We asked Peter Frampton to recall the moment when the live album became almost bigger than him: [“The day that my manager called and said, ‘Guess what?’ I said, ‘Tell me.’ He said, ‘We’re Number One.’ I remember going to a party for ELO and Stanley Sheldon’s wife, Judy, just went over to me and said, ‘Peter, do you realize that everyone in this room is staring at you?’ This was something new and no one was paying attention to ELO, so obviously I went over to them and as I went over, it seemed like the whole room moved with me. That was what my life was going to be like from then on, for quite a few years.”] SOUNDCUE (:30 OC: . . . a few years)

Frampton’s former label chief, A&M Records co-founder Jerry Moss, remembered the post-Comes Alive! period as the beginning of Frampton spreading himself too thin, beginning to wear out his welcome with fans, and ultimately heading for a career meltdown: [“I think the year pretty much exhausted Peter. I think he worked so hard and did so many things; y’know, he wanted to remember the disc jockeys, he wanted to remember the press. Y’know, it’s a lot of emotion when you put on shows in front of 200,000 people, and he never took any time off — and I think it took it’s toll and he got pretty exhausted. And so, I don’t know if I could’ve said anything or done anything, but this was the way it was. People were hungry for him and he answered their call.”] (:26 OC: . . . answered their call)

Frampton told us that the multiplatinum success of Frampton Comes Alive! only five years into his solo career, put a great strain on him artistically, and at a time when he desperately needed guidance on how to handle his career — it was nowhere to be found: [“As (writer) Cameron Crowe put it, ‘It was like Peter was strapped to the nose-cone of a rocket, he went through the ceiling of the sky, got out, stood there and realized there was nobody else there at all. He was totally alone.’ And that pretty much sums up the way I felt.”] SOUNDCUE (:16 OC: . . . way I felt)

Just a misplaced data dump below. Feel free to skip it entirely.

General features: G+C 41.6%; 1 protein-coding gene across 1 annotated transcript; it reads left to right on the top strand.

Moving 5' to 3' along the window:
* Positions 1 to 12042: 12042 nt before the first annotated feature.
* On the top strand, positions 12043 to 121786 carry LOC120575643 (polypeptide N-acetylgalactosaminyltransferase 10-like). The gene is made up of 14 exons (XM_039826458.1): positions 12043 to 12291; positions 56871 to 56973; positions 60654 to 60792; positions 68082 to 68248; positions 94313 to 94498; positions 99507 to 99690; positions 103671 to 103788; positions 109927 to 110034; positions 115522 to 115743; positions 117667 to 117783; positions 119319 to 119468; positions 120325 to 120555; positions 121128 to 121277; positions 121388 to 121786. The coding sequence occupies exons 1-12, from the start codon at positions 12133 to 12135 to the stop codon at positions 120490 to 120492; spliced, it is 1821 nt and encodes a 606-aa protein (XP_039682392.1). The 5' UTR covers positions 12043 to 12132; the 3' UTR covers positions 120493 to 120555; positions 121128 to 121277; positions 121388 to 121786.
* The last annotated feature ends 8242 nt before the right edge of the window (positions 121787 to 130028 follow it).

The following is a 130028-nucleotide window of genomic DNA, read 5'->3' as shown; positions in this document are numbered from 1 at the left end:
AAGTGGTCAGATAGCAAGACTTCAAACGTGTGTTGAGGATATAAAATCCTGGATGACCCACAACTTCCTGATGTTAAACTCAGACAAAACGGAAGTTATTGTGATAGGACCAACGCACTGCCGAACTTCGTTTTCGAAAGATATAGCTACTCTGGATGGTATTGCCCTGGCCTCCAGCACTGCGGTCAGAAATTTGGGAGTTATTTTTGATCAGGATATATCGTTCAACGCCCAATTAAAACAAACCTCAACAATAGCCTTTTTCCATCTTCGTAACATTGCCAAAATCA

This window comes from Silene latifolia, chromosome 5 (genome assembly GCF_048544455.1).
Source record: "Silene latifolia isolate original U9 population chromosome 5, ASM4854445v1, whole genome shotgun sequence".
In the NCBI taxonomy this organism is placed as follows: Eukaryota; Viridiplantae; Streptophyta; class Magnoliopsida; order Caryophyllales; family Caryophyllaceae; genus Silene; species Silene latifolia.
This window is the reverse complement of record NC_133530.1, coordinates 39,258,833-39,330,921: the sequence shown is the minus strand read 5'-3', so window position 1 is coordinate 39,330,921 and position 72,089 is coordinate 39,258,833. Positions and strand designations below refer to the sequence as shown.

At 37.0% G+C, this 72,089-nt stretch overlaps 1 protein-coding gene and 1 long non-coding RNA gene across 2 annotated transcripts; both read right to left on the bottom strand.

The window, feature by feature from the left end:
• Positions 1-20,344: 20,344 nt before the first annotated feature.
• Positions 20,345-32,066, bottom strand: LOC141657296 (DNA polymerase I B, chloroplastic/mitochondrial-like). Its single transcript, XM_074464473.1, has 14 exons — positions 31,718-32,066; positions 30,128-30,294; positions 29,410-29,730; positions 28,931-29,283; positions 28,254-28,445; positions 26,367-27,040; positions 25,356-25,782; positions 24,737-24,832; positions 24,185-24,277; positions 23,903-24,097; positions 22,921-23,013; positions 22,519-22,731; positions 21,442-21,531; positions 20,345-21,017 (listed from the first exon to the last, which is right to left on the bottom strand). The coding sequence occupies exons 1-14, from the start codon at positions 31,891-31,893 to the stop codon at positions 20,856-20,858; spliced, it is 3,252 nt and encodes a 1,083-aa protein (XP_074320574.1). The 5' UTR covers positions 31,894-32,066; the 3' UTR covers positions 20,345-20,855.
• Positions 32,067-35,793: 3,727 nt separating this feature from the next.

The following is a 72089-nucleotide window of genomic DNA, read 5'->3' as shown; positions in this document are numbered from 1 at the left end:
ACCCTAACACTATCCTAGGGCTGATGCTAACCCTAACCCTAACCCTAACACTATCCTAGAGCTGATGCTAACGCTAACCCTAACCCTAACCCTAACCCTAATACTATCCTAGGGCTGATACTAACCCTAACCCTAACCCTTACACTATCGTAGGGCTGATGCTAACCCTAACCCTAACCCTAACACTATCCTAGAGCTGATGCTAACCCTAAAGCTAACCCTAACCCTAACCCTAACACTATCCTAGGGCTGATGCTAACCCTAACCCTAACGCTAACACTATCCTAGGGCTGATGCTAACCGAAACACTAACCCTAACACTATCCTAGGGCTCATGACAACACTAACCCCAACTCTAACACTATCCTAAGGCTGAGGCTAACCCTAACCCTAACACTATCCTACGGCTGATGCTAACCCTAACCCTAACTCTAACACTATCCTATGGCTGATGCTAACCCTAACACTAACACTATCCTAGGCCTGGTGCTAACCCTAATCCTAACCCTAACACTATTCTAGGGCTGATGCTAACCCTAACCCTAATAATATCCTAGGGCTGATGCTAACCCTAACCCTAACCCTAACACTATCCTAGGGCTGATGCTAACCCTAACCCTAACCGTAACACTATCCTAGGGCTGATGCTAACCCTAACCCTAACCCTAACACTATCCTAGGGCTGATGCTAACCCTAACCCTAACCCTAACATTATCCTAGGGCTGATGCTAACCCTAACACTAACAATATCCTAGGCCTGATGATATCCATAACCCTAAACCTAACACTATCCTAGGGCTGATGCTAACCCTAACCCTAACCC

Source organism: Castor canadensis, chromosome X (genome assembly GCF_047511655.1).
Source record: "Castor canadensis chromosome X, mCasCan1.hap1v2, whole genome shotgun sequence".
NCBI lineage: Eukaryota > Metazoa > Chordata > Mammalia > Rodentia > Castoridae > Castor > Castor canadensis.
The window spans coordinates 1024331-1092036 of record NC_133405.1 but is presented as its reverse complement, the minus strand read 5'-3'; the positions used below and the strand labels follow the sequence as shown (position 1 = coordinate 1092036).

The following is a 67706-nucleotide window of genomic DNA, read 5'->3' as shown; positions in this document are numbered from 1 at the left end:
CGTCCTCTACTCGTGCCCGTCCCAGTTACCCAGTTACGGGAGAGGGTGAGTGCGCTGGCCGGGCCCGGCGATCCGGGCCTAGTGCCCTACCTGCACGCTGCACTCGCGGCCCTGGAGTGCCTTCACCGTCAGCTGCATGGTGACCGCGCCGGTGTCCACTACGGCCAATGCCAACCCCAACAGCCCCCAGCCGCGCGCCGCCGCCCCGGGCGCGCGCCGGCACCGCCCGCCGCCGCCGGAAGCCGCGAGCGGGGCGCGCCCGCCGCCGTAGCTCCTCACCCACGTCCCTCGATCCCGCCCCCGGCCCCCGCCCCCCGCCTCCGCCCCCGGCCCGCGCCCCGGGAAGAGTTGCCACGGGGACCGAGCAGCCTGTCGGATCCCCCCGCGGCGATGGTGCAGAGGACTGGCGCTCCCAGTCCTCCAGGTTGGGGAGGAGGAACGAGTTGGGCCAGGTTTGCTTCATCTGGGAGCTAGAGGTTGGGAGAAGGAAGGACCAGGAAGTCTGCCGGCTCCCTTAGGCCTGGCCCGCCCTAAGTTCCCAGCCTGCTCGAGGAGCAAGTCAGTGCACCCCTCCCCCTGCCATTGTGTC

In 1995, Peter Frampton released Frampton Comes Alive II. In 2011, he embarked on the massively successful Frampton Comes Alive 35! tour, in which he performed the classic live album in its entirety before playing a whole other set of newer material.

FAST FORWARD

Set for release on April 23rd is Peter Frampton‘s latest instrumental collection, titled, Frampton Forgets The Words.

Frampton Forgets The Words features the Grammy Award-winning legend’s new takes on Radiohead‘s “Reckoner,” Lenny Kravitz‘ “Are You Gonna Go My Way?,” George Harrison‘s “Isn’t It A Pity,” Roxy Music‘s “Avalon” and Jaco Pastorious‘ “Dreamland.”

Frampton’s 2019 album All Blues topped the Billboard’s Blues Chart for a whopping 15 weeks.

His 2020 autobiography, Do You Feel Like I Do?: A Memoir, debuted on The New York Times Bestsellers list.

In the fall of 2019, Frampton wrapped his North American farewell tour and returned to such hallowed venues and Madison Square Garden and the Forum in L.A. — arenas he hadn’t played in 40 years.

Peter Frampton was forced to slow down his road work upon discovering he’s suffering from a degenerative muscle disease called Inclusion-Body Myositus (IBM), that slowly weakens the body’s muscles.